The Dangers of Acetaminophen

According to the U.S. Food and Drug Administration, “Acetaminophen is one of the most commonly used medicines in the United States.” When this medication is taken as prescribed, it has a long-standing and excellent record of safety and effectiveness. However, an overdose of acetaminophen can actually be toxic resulting in liver failure.

What is Acetaminophen?

Acetaminophen is a common medication used to reduce fever and/or relieve pain. It is an ingredient that is contained in many over-the-counter cold remedies and pain relievers. It is also often found in many prescription medications for pain.

It is used to treat many common conditions and ailments including fevers, sprains, muscle aches, back pain, toothaches, colds, arthritis, and headaches. It can be administered orally, intravenously, or rectally.

You should seek immediate emergency medical help if you show signs of an allergic reaction to acetaminophen which may include:

the dangers of acetaminophen• Hives
• Difficulty breathing
• Facial swelling
• Throat swelling
• Tongue swelling
• Swelling lips

Be aware that this is not a complete list of all possible side effects, but these are some of the more serious adverse reactions associated with acetaminophen.

What are the Dangers of Acetaminophen?

The most common danger associated with acetaminophen is the risk of overdose. That is what leads to toxicity which damages the liver and can,, ultimately, lead to liver failure. Acetaminophen is one of the leading causes of liver failure in the United States.

Liver toxicity is not the only risk associated with taking acetaminophen. Other, albeit lesser, known risks include gastro-intestinal (GI) bleeding, increased risks of developing blood-related cancers, and kidney toxicity with regular use of acetaminophen.

Mitigating the Risks Associated with Acetaminophen

The problem is that acetaminophen is found in so many medications that people don’t always realize when they’re taking it. One of the most important things you can do, as a consumer, to reduce your risks of acetaminophen overdose is to make yourself aware of all the medications that contain this ingredient and avoid mixing them together. Education is almost always the key.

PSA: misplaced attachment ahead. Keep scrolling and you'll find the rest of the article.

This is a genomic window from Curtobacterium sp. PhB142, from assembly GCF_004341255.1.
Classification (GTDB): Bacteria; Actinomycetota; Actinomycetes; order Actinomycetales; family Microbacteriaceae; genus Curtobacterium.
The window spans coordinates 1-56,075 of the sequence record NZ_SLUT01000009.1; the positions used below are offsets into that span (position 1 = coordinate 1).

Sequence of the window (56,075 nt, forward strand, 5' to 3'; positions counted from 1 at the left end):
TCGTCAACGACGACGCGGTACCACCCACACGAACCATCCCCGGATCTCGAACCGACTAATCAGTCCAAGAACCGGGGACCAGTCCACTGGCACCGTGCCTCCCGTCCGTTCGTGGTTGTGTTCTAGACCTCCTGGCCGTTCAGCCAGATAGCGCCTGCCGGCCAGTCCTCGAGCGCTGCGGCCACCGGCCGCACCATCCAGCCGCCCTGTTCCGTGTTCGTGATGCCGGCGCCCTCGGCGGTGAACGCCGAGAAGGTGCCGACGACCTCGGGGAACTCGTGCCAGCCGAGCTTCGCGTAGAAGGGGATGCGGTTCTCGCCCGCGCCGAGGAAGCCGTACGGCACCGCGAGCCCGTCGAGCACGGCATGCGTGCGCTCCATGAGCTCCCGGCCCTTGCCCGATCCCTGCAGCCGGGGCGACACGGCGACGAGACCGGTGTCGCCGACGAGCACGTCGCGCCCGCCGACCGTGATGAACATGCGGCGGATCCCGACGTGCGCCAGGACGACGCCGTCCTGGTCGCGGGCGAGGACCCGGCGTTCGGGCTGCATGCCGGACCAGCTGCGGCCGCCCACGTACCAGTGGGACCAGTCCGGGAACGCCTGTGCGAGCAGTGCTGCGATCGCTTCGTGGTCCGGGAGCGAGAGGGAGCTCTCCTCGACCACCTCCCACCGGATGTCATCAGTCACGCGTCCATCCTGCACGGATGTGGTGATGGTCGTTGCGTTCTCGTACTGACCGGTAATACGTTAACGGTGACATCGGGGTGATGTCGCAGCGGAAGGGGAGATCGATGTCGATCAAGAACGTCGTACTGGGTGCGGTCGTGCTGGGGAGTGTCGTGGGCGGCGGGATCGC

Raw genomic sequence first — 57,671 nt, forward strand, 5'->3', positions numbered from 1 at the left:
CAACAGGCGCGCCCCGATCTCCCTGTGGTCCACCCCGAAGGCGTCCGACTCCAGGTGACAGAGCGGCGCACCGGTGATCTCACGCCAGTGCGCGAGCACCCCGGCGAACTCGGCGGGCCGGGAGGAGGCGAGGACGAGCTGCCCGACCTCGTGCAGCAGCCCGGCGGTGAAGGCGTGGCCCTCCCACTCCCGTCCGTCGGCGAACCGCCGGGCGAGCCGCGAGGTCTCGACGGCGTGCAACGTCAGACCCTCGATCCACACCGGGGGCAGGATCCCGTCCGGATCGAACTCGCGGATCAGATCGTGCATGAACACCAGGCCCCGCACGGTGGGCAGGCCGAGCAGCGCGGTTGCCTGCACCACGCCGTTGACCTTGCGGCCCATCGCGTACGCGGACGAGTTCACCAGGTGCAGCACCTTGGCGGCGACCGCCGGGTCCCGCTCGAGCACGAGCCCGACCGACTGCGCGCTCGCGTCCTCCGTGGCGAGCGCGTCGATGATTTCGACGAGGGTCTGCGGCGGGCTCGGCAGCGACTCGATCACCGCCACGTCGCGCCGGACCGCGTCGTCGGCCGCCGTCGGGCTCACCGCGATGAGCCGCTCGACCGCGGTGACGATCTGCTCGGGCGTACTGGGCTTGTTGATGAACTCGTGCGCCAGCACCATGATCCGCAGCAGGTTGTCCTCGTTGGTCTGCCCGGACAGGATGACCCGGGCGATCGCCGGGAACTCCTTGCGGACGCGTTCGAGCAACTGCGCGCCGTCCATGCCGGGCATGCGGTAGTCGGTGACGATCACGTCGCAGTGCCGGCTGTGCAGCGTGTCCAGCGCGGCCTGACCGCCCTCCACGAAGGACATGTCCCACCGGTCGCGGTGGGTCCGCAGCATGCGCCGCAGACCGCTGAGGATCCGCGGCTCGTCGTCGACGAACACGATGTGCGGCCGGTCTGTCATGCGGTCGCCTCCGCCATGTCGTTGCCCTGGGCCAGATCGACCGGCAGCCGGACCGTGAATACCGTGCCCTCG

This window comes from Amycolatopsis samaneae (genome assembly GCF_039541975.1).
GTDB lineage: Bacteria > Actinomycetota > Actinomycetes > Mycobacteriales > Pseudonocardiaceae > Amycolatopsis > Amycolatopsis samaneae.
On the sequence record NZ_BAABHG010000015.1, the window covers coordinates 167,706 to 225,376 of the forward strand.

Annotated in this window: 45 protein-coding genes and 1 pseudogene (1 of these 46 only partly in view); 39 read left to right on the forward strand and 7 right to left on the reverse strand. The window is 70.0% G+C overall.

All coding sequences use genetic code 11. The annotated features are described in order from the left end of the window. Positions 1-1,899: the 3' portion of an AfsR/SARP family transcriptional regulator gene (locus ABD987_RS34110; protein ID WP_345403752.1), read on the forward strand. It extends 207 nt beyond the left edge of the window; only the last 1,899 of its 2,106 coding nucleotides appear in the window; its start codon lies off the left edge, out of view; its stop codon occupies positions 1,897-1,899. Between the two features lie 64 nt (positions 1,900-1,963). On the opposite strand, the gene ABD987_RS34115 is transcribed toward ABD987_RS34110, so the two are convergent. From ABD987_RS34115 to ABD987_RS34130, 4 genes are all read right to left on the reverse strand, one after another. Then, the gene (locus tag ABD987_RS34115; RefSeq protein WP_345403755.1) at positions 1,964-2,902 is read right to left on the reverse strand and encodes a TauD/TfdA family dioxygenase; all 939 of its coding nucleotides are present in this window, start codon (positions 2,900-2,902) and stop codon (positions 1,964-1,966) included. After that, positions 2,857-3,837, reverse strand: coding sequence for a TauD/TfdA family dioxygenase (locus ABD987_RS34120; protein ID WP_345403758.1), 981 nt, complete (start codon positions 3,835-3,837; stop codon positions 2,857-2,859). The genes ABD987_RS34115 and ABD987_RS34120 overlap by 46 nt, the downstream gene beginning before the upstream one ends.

First, it is important to know that acetaminophen and paracetamol are the same things. If you see either of these ingredients listed in the active ingredients in your medication, it is referring to the same drug.

While Tylenol may be the most widely-known brand of medications that contain acetaminophen, there are quite a few over-the-counter medications that contain acetaminophen, including the following:

prescription drug addiction• Acephen
• Actamin
• Aspirin Free Anacin
• Benadryl
• Cepacol
• Contac
• DayQuil
• Excederin
• Feverall
• Midol
• Ny-Quil
• Panadol
• Q-Pap
• Robitussin
• Sinutab
• Tactinal
• Tempra
• Triaminic
• Tylenol

This list is by no means inclusive of all the medications containing acetaminophen, but it does highlight how easy it would to be for someone to take an excess amount simply by combining Ny-Quil with Tylenol while suffering from a cold. At any point in time these medication manufacturers may decide to remove acetaminophen from the active ingredients.

RX Drugs Containing Acetaminophen

There are also prescription medications containing acetaminophen you need to be on the lookout for as well. They include:

• Butalbital
• Endocet
• Hydrocet
• Hydrocodone Bitartrate
• Oxycodone
• Percocet
• Tramadol
• Tylenol with Codeine
• Vicodin